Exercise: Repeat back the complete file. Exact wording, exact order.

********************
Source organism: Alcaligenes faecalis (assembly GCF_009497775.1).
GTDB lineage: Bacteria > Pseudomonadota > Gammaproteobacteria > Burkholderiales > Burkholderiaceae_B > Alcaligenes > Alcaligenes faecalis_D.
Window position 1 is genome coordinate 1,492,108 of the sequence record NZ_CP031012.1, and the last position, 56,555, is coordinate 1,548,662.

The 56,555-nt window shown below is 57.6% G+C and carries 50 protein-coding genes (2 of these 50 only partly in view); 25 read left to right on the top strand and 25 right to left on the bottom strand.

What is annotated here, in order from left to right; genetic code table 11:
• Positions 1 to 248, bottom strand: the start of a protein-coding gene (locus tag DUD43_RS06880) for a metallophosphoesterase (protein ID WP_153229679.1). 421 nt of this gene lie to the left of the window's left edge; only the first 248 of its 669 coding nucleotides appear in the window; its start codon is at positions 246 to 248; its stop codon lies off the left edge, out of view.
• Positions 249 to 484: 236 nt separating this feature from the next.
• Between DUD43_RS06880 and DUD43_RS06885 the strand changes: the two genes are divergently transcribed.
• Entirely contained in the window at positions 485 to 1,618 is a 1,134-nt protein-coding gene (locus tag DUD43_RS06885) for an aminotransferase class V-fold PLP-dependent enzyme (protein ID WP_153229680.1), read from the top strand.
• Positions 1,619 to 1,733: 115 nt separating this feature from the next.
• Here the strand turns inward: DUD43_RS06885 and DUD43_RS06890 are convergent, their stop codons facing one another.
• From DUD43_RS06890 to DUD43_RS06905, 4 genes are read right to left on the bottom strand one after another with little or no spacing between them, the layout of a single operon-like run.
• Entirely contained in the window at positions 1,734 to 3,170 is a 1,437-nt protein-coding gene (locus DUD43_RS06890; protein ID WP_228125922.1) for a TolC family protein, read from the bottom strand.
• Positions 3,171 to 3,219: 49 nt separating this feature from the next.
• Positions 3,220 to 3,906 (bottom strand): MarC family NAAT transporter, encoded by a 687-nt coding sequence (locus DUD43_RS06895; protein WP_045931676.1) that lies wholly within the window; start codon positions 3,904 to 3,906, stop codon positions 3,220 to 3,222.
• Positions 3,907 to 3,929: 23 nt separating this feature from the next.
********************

Source organism: Alcaligenes faecalis (assembly GCF_009497775.1).
GTDB lineage: Bacteria > Pseudomonadota > Gammaproteobacteria > Burkholderiales > Burkholderiaceae_B > Alcaligenes > Alcaligenes faecalis_D.
Window position 1 is genome coordinate 1,492,108 of the sequence record NZ_CP031012.1, and the last position, 56,555, is coordinate 1,548,662.

The 56,555-nt window shown below is 57.6% G+C and carries 50 protein-coding genes (2 of these 50 only partly in view); 25 read left to right on the top strand and 25 right to left on the bottom strand.

What is annotated here, in order from left to right; genetic code table 11:
• Positions 1 to 248, bottom strand: the start of a protein-coding gene (locus tag DUD43_RS06880) for a metallophosphoesterase (protein ID WP_153229679.1). 421 nt of this gene lie to the left of the window's left edge; only the first 248 of its 669 coding nucleotides appear in the window; its start codon is at positions 246 to 248; its stop codon lies off the left edge, out of view.
• Positions 249 to 484: 236 nt separating this feature from the next.
• Between DUD43_RS06880 and DUD43_RS06885 the strand changes: the two genes are divergently transcribed.
• Entirely contained in the window at positions 485 to 1,618 is a 1,134-nt protein-coding gene (locus tag DUD43_RS06885) for an aminotransferase class V-fold PLP-dependent enzyme (protein ID WP_153229680.1), read from the top strand.
• Positions 1,619 to 1,733: 115 nt separating this feature from the next.
• Here the strand turns inward: DUD43_RS06885 and DUD43_RS06890 are convergent, their stop codons facing one another.
• From DUD43_RS06890 to DUD43_RS06905, 4 genes are read right to left on the bottom strand one after another with little or no spacing between them, the layout of a single operon-like run.
• Entirely contained in the window at positions 1,734 to 3,170 is a 1,437-nt protein-coding gene (locus DUD43_RS06890; protein ID WP_228125922.1) for a TolC family protein, read from the bottom strand.
• Positions 3,171 to 3,219: 49 nt separating this feature from the next.
• Positions 3,220 to 3,906 (bottom strand): MarC family NAAT transporter, encoded by a 687-nt coding sequence (locus DUD43_RS06895; protein WP_045931676.1) that lies wholly within the window; start codon positions 3,904 to 3,906, stop codon positions 3,220 to 3,222.
• Positions 3,907 to 3,929: 23 nt separating this feature from the next.